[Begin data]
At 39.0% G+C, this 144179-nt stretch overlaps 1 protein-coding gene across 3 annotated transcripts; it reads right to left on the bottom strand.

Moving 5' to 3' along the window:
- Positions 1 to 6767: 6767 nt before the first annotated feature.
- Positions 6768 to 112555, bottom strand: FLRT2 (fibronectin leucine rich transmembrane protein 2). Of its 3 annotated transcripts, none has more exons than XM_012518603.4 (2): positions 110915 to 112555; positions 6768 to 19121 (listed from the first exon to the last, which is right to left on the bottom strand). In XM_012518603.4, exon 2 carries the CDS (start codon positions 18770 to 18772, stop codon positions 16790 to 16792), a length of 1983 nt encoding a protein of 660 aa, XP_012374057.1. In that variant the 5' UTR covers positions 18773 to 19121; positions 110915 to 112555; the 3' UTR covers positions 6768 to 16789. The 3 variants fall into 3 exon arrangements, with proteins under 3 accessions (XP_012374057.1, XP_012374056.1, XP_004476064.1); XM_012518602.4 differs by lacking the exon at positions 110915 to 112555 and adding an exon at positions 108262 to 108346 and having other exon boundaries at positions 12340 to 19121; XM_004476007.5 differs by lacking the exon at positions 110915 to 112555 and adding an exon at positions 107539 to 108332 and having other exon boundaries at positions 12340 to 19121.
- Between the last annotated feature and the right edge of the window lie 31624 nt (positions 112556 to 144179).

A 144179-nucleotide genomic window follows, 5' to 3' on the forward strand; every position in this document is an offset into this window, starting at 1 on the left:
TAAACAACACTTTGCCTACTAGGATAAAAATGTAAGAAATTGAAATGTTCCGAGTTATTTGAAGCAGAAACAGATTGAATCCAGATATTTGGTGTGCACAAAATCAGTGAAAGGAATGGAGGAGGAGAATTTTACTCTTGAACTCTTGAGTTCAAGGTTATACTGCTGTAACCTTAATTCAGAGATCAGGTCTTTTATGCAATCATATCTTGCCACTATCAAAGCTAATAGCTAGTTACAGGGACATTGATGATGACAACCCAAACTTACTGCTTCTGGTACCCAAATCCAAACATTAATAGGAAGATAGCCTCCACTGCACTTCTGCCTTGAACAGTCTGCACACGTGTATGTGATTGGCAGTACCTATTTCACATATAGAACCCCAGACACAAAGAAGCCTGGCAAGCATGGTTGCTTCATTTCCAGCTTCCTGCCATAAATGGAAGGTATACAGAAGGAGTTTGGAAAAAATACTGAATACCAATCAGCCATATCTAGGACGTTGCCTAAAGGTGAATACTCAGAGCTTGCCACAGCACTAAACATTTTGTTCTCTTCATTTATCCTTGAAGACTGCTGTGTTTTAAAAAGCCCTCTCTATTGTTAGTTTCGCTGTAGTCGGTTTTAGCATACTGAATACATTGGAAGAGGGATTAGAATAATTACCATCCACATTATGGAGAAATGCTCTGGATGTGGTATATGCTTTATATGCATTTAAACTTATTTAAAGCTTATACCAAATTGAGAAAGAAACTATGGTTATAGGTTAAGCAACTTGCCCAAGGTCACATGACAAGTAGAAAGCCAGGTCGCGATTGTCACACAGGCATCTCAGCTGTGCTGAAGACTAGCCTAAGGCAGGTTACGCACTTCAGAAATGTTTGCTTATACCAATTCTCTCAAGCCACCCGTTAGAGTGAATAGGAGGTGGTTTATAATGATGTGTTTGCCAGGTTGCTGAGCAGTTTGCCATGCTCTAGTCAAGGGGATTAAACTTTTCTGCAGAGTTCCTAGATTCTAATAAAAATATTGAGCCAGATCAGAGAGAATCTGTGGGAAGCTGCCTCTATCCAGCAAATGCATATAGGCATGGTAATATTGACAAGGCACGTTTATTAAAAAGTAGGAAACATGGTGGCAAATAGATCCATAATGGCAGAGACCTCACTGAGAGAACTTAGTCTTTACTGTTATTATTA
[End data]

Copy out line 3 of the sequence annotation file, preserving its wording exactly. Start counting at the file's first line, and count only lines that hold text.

- Positions 1 to 6767: 6767 nt before the first annotated feature.